In the new system, when computing the individual rolls, it is assumed everyone who could roll Need does.
No, you are not directly competing with anyone else in your run. But you are competing against a virtual number of other people, represented by the number of people Blizzard feels would have also wanted the same item. If in the first roll Blizzard decreed a 17% chance it would be loot usable by Agility DPS, and on the second roll you would have had a 15% chance to win it, the rest of the people you are competing against are represented by the 85% failure rate. Broad figures for the purpose of discussion only.
So in the old system, the longer the LFR was available, the higher the possibility that people running in it might have won loot on a previous run and could pass. This resulted over time in a higher chance for new alts to win an item they could use. Over the extremely long lifecycle, once people didn’t even want Valor points, the only people running LFR were alts, and everyone needed everything again.
Yes, there were flaws. But not everyone rolled Need all the time.
In the new system, as it stands now and as we understand it, your chance to win will never improve week to week, no matter if everyone else is geared in ilevel 600 or not.
Because in the new system, the virtual players you compete with in your loot chance roll Need all the time.
But what have we gained?
Make no mistake, we have gained quite a bit.
As the Godmother pointed out, we do not have loot drama because of other players. Nobody can ‘steal’ your loot. That is the most obvious.
But the other benefit, one that I haven’t seen discussed much, is that your chances to win loot are no longer tied to a fixed loot table.
There are no longer two or three physical (pixelated) objects for people to see and haggle over.
Just like a casino, your odds are controlled by background settings, probability generators. There can now be… slider switches.
The number of items that can drop in a regular raid are fixed. In the new LFR, all variables can be directly modified by Blizzard to increase (or decrease) drop chances any old time they want to.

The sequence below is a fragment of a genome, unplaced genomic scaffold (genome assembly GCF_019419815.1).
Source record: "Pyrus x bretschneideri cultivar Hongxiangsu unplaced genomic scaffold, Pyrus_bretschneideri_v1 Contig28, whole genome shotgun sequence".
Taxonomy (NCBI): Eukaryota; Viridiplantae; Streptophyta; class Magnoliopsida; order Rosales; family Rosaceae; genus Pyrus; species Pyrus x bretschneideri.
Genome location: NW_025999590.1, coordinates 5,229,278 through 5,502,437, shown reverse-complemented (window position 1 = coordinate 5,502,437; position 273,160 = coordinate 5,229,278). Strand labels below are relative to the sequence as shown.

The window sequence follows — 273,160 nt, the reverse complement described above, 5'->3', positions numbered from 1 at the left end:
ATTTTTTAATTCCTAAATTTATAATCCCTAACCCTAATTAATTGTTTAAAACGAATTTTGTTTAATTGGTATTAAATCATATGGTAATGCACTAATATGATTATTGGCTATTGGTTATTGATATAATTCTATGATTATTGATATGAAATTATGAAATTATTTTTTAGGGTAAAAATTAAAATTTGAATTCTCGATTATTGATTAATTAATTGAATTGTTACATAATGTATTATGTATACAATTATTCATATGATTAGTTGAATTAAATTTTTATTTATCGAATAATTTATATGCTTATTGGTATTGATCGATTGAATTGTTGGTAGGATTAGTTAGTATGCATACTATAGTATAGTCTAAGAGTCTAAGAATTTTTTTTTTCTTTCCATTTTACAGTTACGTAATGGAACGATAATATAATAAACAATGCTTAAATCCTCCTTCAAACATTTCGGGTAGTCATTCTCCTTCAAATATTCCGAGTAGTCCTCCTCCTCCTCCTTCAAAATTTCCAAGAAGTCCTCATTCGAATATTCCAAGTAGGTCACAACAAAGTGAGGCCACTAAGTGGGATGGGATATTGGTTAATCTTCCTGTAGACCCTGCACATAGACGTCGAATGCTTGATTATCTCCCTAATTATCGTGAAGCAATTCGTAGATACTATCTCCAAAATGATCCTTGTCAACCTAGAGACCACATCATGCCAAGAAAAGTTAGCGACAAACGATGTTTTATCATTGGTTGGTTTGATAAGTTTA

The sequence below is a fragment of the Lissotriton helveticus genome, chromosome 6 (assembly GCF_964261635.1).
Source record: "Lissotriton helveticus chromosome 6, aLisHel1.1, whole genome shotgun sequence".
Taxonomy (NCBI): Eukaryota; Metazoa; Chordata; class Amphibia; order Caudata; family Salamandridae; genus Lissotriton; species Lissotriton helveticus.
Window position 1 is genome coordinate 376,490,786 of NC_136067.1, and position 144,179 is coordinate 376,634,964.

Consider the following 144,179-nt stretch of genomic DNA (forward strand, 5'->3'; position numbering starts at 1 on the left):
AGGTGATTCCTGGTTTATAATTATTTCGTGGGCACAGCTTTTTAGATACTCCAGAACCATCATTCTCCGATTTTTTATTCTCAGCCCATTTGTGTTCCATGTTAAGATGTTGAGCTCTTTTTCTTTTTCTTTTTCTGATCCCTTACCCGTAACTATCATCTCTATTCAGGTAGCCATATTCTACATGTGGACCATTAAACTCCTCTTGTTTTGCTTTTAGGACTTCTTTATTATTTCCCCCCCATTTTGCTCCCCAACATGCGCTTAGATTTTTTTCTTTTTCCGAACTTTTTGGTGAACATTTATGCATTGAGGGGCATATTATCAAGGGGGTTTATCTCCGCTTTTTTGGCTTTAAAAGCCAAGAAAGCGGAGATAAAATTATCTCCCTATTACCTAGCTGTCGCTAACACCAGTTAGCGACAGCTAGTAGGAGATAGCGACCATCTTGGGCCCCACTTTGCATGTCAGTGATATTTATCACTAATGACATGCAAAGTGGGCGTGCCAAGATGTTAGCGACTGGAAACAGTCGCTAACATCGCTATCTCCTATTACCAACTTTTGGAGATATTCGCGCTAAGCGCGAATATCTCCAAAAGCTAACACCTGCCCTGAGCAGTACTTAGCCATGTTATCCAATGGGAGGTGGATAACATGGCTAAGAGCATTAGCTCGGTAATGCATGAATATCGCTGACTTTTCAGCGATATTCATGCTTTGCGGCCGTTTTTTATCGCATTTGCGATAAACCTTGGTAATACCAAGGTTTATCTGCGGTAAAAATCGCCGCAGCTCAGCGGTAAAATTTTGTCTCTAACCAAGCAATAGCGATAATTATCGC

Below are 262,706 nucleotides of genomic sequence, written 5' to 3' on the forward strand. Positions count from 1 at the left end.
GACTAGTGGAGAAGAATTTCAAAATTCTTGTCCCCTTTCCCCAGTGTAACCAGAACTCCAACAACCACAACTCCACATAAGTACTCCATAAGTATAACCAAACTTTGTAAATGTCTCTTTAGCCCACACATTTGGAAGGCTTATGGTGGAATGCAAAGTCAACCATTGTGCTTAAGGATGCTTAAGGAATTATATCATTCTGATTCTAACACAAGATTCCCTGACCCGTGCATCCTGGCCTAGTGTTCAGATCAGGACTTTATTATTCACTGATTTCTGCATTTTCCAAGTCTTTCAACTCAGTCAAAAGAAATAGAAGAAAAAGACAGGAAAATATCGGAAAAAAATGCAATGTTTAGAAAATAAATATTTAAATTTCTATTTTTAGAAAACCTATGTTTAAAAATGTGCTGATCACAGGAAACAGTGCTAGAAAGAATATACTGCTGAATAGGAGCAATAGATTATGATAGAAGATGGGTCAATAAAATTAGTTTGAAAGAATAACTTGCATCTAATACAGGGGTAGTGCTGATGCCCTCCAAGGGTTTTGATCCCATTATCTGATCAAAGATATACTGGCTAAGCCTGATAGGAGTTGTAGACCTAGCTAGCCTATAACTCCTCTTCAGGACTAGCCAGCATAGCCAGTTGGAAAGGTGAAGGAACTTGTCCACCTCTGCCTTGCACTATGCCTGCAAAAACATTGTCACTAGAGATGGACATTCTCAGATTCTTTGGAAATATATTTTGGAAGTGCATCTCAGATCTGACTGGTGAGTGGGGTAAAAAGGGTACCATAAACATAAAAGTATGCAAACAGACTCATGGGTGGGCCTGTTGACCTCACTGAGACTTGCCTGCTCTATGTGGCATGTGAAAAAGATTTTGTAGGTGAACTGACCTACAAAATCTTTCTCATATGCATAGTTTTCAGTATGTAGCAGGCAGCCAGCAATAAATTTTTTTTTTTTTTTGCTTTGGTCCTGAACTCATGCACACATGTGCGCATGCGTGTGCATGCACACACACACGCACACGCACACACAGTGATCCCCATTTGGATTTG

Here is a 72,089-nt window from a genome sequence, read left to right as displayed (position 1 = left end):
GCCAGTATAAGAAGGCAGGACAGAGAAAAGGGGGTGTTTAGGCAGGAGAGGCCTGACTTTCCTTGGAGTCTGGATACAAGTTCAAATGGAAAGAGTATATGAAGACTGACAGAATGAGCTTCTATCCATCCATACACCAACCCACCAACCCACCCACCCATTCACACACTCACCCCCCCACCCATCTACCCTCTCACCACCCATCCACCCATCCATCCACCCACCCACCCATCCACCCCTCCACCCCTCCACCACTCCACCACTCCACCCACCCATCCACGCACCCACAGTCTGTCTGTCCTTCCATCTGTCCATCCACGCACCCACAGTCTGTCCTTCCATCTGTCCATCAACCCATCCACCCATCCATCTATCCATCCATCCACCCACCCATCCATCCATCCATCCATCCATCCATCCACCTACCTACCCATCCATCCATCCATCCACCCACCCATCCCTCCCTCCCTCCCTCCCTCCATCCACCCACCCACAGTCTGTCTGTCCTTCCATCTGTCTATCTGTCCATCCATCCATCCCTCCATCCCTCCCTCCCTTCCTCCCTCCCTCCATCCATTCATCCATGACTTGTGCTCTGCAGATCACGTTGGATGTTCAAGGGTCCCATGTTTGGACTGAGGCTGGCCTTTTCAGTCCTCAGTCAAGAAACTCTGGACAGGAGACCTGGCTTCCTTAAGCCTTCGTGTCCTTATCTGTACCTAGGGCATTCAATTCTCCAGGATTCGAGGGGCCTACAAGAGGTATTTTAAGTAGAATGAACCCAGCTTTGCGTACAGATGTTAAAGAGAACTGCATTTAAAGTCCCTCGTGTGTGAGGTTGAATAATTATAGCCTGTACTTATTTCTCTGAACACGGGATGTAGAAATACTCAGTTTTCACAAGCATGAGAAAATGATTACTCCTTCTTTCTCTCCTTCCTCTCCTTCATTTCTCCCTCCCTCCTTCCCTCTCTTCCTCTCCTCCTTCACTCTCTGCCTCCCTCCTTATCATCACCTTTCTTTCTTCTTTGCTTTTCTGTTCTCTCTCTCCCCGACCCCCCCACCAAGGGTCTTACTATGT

If Blizzard chooses to, as time goes on and the early LFR raids become increasingly obsolete, they can simply slide the gain and increase the chances of tank drops, healing drops, DPS drops or all of the above. In any configuration. Individually.
They could conceivably increase the chance items drop for players of lower average iLevel while reducing the chance for players decked to the nines.
Do you see? The majority of the community focuses on the short-term, the eternal now, as if what we have now is, was, and what shall ever be.
It feels brutal now, but who knows what may happen tomorrow, or after 5.1 hits, or when there are new raids released past Terrace of the Endless Spring?
Maybe there will come a point when a character hits 90, and can queue for LFR for a few weeks to get pretty well geared up in iLevel 476/483, and then be off to enter the very bottom of the newly released raids with their guild.
I would not expect any kind of announcement from Blizzard that they are even considering it, because experience has shown us that as soon as Blizzard announces something coming someday, that same afternoon everyone makes their plans as if it’s being implemented tomorrow.
Whether you think they would ever change those percentages or not, the new system gives them the option to do it without even letting us know.
They could even now be sliding them switches back and forth, trying to find a sweet spot where the perception of loot drop frequency begins to match the reality.
It’s just a thought, but when it comes to planning for the long-term, I’m going to bet on Blizzard.
They know why we play, and why we push forward doing the same content repeatedly.
They know better than anyone that if people think they won’t get any loot, they’re going to lose interest in running on that treadmill. The point of dangling a carrot on a stick is so you can see and smell that carrot, you can almost taste it, right there in front of you.
A lot of people seem to be having trouble seeing the carrot right now. They see bags of gold instead.
I count on Blizzard to find a way to change that.